A beautiful world full of so much pain.
For me, this was the most emotionally resonant episode that we’ve seen from Shin Sekai Yori. Using an insert song (I’m not going to call it an OP unless they start using it every week, which I doubt) to underscore the flashback sequence of Saki and Maria’s childhood together, Saki reads Maria’s letter. We see that they became friends at the Harmony School, the shy, alone girl making friends with the striking girl with the long red hair. We see their play together, their history, as Maria’s words talk about her thoughts about the village. And they’re not very positive. She realizes how overly cautious the society is, and deems it broken. Abnormal. Not something to be proud of. And she says she thinks that the reason for this is the adults deep seated fear of the children, willing to sacrifice so many based on ‘premonition and intuition’. And she relays that she just cannot be a part of that, and cannot abide it.
Maria is also concerned that Mamoru could not live on his own, and if he was alone he would die quickly (a perfectly reasonable expectation, given Mamoru). But in contrast, she praises Saki’s resilience, not that she’s more impenetrable, but that she recovers quickly and is never completely overwhelmed, the same qualities that Tomiko-san praised in Saki, and felt would make her a good leader. She wants Saki to return to the village and be a leader, and improve things.
I thought that Maria’s letter was interesting from another perspective: It was completely what I’d expect a 15-year old to write about this society. She sees the problems that exist – the fear, the paranoia, the worry – and concludes that the society is broken, especially their village. It’s not a normal human society. And she’s right. But only as far as it goes. She doesn’t have all the information. Her opinions have been formed, and her letter is written, from a perspective of incomplete knowledge. Does she know how fiends are developed? Not likely. More like her stories have always told of Fiends being an outside force, of something outside the barrier, waiting to be brought in, held at bay. She doesn’t know that Fiends come from within, from the children themselves. She thinks that Karma Demons are a product of the intent of a person, not the subconscious of a PK user taking control of their abilities without their volition. These are both things that Saki has learned, information that hasn’t been shared with the rest of the children, and perhaps Maria’s opinions of her society would change with that knowledge.
Maria’s letter reflects what I think is the naivety of youth, a belief that adults are cynical and wrong, and that things will be better when the young are finally in charge. She attributes the adults fear of the children to a fear that they will be supplanted, that the youth will take over and recreate that which they have worked so hard for. But this to me doesn’t reflect the reality of parenting. Most parents want nothing more than to be surpassed by their children, to have them thrive and succeed and climb to heights their mother and father couldn’t ever dream of. To think that parents are instead scared of this happening is hubris, a narcissism that is only possible to one who doesn’t understand parenthood. The truth is that Maria just doesn’t know the threat that any one person can pose to this society. Her hope is in Saki changing it, and I think that’s everyone’s hope, but I don’t know if I see much room for improvement.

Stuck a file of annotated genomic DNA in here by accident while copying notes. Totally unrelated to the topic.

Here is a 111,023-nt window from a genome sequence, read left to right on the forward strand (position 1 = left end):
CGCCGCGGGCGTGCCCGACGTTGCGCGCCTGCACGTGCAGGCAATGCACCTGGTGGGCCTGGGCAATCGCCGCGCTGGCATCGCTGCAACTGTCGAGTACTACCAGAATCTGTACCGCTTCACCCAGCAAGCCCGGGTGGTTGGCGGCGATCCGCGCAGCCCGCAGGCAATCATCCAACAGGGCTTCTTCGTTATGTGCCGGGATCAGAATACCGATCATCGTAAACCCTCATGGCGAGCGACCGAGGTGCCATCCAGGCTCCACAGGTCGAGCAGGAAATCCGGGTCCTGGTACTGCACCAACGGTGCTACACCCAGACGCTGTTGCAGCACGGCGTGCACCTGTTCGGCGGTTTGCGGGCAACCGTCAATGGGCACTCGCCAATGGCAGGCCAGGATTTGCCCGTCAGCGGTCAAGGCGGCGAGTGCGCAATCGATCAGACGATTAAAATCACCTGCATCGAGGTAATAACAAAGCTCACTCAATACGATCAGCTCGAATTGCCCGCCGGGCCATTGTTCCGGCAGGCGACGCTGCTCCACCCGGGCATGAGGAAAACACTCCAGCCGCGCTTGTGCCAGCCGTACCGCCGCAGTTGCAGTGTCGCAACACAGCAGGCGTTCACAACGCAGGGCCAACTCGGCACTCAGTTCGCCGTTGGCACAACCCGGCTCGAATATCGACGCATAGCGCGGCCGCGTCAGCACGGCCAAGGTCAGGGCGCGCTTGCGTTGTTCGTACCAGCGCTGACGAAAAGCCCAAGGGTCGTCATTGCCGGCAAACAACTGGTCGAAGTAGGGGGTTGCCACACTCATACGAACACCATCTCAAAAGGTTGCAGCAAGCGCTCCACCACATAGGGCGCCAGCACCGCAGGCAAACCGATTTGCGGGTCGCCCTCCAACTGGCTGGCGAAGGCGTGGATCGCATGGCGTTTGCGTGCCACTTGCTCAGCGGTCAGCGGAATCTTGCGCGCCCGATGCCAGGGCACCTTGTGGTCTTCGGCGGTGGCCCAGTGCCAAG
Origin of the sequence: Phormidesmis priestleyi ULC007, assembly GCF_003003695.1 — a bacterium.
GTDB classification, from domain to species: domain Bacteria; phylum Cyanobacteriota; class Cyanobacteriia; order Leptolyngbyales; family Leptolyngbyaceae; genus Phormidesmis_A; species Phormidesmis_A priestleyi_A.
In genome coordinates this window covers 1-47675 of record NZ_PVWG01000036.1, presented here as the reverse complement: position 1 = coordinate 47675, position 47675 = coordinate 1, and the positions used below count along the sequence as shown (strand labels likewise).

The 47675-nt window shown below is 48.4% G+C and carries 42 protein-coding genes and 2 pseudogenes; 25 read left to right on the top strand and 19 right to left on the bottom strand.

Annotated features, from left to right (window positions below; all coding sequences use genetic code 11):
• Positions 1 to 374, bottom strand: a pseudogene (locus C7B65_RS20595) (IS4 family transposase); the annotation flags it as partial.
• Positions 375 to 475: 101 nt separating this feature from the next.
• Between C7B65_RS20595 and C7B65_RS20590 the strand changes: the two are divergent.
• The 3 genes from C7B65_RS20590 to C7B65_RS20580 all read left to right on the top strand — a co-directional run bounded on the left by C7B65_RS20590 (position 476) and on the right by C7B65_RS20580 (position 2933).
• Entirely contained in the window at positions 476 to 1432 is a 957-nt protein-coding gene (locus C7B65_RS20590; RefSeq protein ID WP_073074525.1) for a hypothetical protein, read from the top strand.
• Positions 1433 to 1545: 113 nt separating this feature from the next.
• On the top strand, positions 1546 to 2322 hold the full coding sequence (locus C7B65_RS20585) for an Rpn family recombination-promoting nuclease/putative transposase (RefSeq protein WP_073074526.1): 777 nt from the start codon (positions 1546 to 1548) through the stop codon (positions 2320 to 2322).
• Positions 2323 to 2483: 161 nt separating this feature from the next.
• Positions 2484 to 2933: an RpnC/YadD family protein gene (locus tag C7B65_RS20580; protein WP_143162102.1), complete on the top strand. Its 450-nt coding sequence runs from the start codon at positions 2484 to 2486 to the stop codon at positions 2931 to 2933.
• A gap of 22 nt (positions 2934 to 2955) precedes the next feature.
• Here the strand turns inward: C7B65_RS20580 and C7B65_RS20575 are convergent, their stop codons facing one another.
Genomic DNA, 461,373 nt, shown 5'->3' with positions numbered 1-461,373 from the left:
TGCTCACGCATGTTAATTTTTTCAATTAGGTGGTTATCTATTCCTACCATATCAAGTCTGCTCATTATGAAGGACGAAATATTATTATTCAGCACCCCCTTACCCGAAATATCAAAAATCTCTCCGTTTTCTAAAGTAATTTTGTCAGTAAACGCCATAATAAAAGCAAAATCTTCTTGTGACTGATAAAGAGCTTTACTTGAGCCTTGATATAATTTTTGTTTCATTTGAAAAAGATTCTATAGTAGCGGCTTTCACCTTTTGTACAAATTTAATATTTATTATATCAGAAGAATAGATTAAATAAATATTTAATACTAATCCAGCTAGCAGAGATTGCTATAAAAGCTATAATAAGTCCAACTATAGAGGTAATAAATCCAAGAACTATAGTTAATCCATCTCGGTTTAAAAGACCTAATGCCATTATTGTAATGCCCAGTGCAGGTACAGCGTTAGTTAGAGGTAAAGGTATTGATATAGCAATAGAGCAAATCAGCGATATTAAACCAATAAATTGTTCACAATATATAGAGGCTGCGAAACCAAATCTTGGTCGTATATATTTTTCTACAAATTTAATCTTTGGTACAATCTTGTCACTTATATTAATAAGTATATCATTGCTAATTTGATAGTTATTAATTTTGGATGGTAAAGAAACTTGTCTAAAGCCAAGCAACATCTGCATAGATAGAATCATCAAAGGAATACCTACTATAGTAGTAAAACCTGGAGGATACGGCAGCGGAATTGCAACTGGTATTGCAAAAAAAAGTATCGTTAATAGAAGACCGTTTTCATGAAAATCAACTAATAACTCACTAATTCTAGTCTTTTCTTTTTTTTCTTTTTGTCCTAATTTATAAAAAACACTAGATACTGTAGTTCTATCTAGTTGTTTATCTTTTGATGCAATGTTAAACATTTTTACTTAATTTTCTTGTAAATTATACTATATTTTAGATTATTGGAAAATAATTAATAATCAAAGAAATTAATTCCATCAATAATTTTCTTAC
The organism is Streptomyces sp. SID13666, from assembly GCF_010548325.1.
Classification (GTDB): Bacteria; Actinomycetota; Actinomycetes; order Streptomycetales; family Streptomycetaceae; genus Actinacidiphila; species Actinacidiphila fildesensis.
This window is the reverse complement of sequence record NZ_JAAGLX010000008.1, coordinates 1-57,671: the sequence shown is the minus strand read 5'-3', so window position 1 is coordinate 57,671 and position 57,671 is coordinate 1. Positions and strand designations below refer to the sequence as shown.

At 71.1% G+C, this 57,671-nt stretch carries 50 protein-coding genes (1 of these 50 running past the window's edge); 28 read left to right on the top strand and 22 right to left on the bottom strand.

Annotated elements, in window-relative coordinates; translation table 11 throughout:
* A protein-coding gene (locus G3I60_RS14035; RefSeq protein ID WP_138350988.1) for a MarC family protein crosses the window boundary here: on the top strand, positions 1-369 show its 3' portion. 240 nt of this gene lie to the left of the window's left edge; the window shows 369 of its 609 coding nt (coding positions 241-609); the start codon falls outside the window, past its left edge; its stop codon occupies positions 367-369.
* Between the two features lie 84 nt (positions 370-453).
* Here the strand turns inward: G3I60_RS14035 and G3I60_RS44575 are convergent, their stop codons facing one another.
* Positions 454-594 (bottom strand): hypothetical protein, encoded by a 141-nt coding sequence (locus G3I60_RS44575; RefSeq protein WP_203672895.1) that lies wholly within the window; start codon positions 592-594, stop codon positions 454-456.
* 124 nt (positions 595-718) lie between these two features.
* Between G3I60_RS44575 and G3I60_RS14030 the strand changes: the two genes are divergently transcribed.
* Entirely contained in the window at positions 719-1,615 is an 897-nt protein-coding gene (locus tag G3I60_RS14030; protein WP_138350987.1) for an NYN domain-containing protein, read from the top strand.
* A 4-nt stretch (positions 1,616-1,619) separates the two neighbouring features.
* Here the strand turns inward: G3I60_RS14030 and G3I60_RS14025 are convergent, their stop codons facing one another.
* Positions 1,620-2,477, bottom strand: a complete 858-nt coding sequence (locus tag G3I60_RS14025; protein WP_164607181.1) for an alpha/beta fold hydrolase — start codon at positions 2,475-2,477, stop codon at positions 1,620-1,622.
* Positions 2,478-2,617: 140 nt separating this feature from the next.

Saki and Satoru finally glean the true nature of Yakomaru (Squealer) and his machinations. They ask him to synchronize stories with them for any future inquiries by the Board of Ethics, regarding Mamoru and Maria, whom Saki and Satoru have decided to report as dead. Yakomaru offers to find some bones to help cover for them, and finally squicked out by his obsequiousness and unctuousness, Saki just tells him to do what he’s going to do. She realizes that she and Satoru have played, yet again, the fools to his cleverness, being used to help cripple the recalcitrant Goat Moth colony this time, like they were used to help vanquish the Ground Spiders before. And realizing this, she also realizes that it destroyed any hope they really had of finding Maria and Mamoru. Yes, they did get the letter, but at the cost of a chance of finding them.
Saki also is haunted by a strange dream. As they sleep the second night, she is caught in a surreal nightmare, eventually facing a character that reminds me of Shun with long hair like Maria’s. His action seems like it says “be quiet”, but Saki’s interpretation is that it was saying to not let Maria go, to not lie to the Ethics committee, and that Maria had to die. Is this influence from Shun from beyond the grave? Or is this some ability Saki has to portend the future? Either way, she goes against this recommendation, unthinkable as it is, and life goes on.
Another jump in time for the show is happening for the next episode, with Saki and Satoru turning 26. And she gets a surprise visit from Yakomaru and Kiroumaru. This could be a bad thing, although we’ve seen really horrible things in previews and they haven’t ended quite that badly.